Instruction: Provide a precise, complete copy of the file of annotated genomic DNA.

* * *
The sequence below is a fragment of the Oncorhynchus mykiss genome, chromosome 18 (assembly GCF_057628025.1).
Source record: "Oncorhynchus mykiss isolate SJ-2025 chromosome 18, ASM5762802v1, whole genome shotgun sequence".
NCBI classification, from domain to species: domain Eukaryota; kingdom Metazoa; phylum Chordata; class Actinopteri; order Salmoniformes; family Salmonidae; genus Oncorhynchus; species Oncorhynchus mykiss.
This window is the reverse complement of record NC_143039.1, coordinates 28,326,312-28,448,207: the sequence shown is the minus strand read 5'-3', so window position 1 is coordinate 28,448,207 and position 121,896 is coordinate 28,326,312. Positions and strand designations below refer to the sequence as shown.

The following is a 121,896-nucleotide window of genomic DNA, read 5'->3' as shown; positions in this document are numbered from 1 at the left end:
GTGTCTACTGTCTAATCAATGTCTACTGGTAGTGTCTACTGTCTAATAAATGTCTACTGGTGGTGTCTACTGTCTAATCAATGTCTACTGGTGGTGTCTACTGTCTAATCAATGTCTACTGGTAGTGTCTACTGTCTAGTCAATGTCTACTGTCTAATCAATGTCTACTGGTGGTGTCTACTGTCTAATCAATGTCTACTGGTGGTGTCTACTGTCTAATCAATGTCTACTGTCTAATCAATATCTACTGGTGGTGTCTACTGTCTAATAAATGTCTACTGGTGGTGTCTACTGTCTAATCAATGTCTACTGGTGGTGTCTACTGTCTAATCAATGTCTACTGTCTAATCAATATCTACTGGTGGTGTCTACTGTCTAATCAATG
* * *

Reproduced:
The sequence below is a fragment of the Oncorhynchus mykiss genome, chromosome 18 (assembly GCF_057628025.1).
Source record: "Oncorhynchus mykiss isolate SJ-2025 chromosome 18, ASM5762802v1, whole genome shotgun sequence".
NCBI classification, from domain to species: domain Eukaryota; kingdom Metazoa; phylum Chordata; class Actinopteri; order Salmoniformes; family Salmonidae; genus Oncorhynchus; species Oncorhynchus mykiss.
This window is the reverse complement of record NC_143039.1, coordinates 28,326,312-28,448,207: the sequence shown is the minus strand read 5'-3', so window position 1 is coordinate 28,448,207 and position 121,896 is coordinate 28,326,312. Positions and strand designations below refer to the sequence as shown.

The following is a 121,896-nucleotide window of genomic DNA, read 5'->3' as shown; positions in this document are numbered from 1 at the left end:
GTGTCTACTGTCTAATCAATGTCTACTGGTAGTGTCTACTGTCTAATAAATGTCTACTGGTGGTGTCTACTGTCTAATCAATGTCTACTGGTGGTGTCTACTGTCTAATCAATGTCTACTGGTAGTGTCTACTGTCTAGTCAATGTCTACTGTCTAATCAATGTCTACTGGTGGTGTCTACTGTCTAATCAATGTCTACTGGTGGTGTCTACTGTCTAATCAATGTCTACTGTCTAATCAATATCTACTGGTGGTGTCTACTGTCTAATAAATGTCTACTGGTGGTGTCTACTGTCTAATCAATGTCTACTGGTGGTGTCTACTGTCTAATCAATGTCTACTGTCTAATCAATATCTACTGGTGGTGTCTACTGTCTAATCAATG